China's Moves to Cool Property Prices May Be WorkingBloomberg News
Property curbs may cut 0.6 point from GDP, Morgan Stanley says
Rinko Zhang is stood up as buyer no-shows for Beijing signing
The push by China’s policy makers to rein in property bubbles looks to be getting traction, according to early indicators from the nation’s biggest cities.
Beijing home sales volume plunged 41 percent year-on-year last month while Shanghai’s slumped 18 percent, China Real Estate Information Corp. data show, after new purchase restrictions and tightened mortgage lending. Transactions fell 50 percent in smaller cities.
Now policy makers must balance deflating property prices with safeguarding the expansion. Efforts to curb excessive gains could cut 0.6 percentage point from 2017 economic growth, and as much as 1 point with aggressive national tightening, according to Morgan Stanley.
"Property construction will unlikely be a big support for the economy next year, as both sales and investment will decelerate," Wang Tao, chief China economist at UBS Group AG in Hong Kong, said in a conference call with reporters. Sales will continue to slow and investment growth will remain moderate for the rest of this year, she said.
Market friction could complicate the situation. Developers and homeowners have been slow to reduce prices while potential buyers are holding off because of sticker shock or hope for discounts. Economists expect the standoff will last through the end of this year before weak sales gradually drag down home prices and start to weigh on investment early next year.
Developers staying on the sidelines have led to supply and transaction shortfalls. Total new property entering the market in October plunged 61 percent from a year earlier in Beijing, Shanghai, Guangzhou and Shenzhen as developers sharply slowed sales, according to CRIC.
In Shanghai, home sales volumes have returned to normal after the enactment of recent controls to curb abnormal price volatility, Mayor Yang Xiong said over the weekend. Officials are monitoring the situation closely and weighing potential new steps to keep development steady and healthy, he said according to a microblog post from the city government.
Meanwhile, authorities have been tightening oversight. Major developers including China Vanke Co., Dalian Wanda Group Co. and Greenland Holdings Corp. were punished for violating various sale regulations, state-backed Economic Information Daily reported Friday.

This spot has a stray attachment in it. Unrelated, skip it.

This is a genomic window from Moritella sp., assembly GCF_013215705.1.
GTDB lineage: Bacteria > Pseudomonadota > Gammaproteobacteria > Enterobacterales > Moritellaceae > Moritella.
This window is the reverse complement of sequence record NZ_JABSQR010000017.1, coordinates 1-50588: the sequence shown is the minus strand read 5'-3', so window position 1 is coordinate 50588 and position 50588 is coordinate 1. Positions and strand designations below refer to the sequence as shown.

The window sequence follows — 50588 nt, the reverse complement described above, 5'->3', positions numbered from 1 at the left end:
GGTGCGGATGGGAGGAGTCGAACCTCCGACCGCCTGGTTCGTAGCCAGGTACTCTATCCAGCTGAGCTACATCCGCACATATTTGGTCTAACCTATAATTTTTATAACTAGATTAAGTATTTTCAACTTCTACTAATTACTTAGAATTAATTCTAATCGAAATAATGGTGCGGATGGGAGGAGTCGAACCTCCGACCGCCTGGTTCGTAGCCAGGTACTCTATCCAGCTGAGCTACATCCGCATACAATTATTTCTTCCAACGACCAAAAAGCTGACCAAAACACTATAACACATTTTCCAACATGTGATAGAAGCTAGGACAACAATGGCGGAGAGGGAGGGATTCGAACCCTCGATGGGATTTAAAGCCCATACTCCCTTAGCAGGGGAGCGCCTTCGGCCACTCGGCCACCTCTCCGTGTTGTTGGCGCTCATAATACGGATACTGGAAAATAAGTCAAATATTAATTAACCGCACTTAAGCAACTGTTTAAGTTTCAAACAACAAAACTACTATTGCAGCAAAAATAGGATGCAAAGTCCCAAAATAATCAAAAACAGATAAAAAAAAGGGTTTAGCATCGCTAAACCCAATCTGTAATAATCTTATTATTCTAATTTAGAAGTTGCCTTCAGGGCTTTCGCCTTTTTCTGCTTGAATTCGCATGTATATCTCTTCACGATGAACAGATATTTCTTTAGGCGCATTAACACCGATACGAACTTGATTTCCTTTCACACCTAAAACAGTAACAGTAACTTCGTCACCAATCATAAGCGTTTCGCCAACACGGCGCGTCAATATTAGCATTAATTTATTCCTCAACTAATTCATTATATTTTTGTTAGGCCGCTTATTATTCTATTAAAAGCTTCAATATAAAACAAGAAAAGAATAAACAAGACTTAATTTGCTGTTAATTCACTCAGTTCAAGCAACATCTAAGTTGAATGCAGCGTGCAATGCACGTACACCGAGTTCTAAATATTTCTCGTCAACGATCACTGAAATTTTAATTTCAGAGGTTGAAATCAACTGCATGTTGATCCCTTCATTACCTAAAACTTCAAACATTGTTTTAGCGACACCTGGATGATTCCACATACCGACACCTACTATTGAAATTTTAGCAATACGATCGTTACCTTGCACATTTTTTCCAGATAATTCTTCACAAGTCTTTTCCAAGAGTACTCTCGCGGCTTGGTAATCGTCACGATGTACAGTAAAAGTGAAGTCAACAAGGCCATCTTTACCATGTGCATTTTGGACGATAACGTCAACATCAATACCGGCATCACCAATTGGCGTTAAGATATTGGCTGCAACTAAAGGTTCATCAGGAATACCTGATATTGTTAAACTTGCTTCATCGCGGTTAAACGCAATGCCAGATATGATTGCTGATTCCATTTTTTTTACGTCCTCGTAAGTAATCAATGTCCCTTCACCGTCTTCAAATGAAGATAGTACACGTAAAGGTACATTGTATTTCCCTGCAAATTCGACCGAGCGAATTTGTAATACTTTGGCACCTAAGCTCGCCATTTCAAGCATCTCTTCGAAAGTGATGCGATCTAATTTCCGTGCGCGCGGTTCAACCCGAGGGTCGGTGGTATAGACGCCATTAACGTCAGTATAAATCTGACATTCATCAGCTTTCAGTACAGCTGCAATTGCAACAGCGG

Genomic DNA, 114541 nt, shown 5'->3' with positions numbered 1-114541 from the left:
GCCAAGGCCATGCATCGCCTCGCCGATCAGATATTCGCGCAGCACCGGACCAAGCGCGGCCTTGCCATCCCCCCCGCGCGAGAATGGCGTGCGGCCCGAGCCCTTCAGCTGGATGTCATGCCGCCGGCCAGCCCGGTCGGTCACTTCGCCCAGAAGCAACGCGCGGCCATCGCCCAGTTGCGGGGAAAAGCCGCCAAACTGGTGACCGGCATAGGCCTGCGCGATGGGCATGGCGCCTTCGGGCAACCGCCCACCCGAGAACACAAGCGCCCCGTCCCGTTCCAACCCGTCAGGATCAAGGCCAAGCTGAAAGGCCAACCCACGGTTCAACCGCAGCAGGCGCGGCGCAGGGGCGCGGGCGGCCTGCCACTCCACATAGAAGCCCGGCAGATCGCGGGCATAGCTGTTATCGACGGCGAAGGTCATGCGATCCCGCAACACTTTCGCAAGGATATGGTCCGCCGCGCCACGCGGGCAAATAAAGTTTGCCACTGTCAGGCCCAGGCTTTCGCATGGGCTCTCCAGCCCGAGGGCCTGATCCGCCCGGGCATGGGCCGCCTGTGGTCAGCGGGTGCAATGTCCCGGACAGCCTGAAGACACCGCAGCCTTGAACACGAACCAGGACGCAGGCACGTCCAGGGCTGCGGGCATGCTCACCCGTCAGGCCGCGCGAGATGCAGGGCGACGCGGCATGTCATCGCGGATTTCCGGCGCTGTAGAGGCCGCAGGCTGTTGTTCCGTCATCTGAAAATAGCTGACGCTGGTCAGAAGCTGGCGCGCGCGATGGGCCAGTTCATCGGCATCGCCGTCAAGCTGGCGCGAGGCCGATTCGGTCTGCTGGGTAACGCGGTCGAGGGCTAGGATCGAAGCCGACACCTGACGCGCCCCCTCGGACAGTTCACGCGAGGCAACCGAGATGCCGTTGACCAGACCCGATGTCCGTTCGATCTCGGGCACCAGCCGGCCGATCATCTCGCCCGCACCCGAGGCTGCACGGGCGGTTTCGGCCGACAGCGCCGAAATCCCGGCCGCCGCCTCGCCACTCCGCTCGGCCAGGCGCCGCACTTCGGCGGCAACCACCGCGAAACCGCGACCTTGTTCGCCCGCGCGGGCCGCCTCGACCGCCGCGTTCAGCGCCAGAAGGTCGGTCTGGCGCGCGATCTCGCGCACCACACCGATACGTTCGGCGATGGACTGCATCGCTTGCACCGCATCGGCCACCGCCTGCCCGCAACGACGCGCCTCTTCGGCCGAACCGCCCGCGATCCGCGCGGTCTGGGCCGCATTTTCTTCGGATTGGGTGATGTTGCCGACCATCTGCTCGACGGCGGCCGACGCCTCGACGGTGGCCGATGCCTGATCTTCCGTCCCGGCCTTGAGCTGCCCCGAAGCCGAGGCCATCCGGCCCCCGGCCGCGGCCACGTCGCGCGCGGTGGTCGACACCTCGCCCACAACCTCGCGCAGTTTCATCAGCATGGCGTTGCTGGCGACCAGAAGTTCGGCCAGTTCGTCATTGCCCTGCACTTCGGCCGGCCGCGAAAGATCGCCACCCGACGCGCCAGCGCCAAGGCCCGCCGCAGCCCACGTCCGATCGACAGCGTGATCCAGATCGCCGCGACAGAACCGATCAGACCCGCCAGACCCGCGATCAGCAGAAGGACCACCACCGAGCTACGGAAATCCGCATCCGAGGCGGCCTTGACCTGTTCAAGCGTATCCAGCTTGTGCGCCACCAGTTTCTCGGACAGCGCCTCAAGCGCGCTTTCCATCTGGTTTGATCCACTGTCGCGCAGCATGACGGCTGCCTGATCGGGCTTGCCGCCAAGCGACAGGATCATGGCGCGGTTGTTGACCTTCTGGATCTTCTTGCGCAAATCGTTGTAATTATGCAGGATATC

Still, rising costs amid higher down-payment requirements have forced some buyers to walk away from deals. Rinko Zhang, a 30-year-old magazine editor, found out first hand.
Zhang listed her 45-square-meter one-bedroom south Beijing apartment Sept. 20 after finding a two-bedroom unit closer to work. Interest was strong, she raised the price, and a buyer agreed to an Oct. 5 signing. But they stood her up, and her agent said the buyer couldn’t afford the new higher down payment. Now she says interest in her unit has dried up.
New curbs are biting just as all key gauges on the national economic dashboard turn green. China has posted three straight quarters of 6.7 percent growth, four years of factory-gate deflation have drawn to a close, and two main manufacturing indexes are at two-year highs.
"Policy makers are afraid that if they push too hard, they’ll prick the bubble and steer the economy into recession," said Shen Jianguang, chief Asia economist at Mizuho Securities Asia Ltd. in Hong Kong. "By deflating it gradually, risks are lower."
Policy makers are encouraging different cities to tailor their actions then watch and wait instead of resorting to a broad national monetary tightening as in the past, Shen said. "They’re trying to avoid repeating the chaos like last year’s stock rout."
It’s an challenge for the central bank as interest rates are too blunt a tool, and there’s an imbalance. Fevered buyers are pushing real estate prices to stratospheric heights in major cities, while some smaller cities still have vast ghost town developments standing empty.
Curbs may soon weigh on fixed-asset investment, a sector underpinning economic growth this year, and real estate services, which grew fastest in the booming services industry in the first three quarters, China International Capital Corp. economists Liang Hong and Eva Yi wrote in a report. If developers expect weaker housing prices, the latest uptick in real estate investment may lose momentum, they wrote.
Property investment has slowly recovered this year as big city home sales soared. Investment in development has picked up from a six-year low, accelerating to 5.8 percent growth in the first nine months of this year from 5.4 percent in the first eight months. But new starts, a leading indicator of investment, fell 19.4 percent year-on-year in September after a 3.3 percent gain the prior month, Bloomberg calculations based on official data show.
The government sees reason for concern. The Ministry of Land and Resources warned in a statement that "we should take heed of rising social instability caused by runaway property prices, and also keep a lookout for a sharp fall which will bring systemic financial risks."
Sellers too are jittery. In the Jiangtai Road neighborhood in northeast Beijing, realtor Ma Ping, 30, sees sellers so eager to lure buyers that they cut prices 100,000 yuan ($15,000). Transactions in the area have plunged more than two-thirds in a month, he said.
Still, other sellers are waiting for the tide to turn. Jeffrey Wang, a 36-year-old technology entrepreneur, hiked the price of his northwest Beijing home by 2,000 yuan per square meter. Realtors pestered him daily to cut the price after new rules took effect. He didn’t listen.
“I’m not in a rush," Wang said. "I think Beijing’s property prices will continue going up once the government starts loosening restrictions again.”
— With assistance by Miao Han, and Emma Dong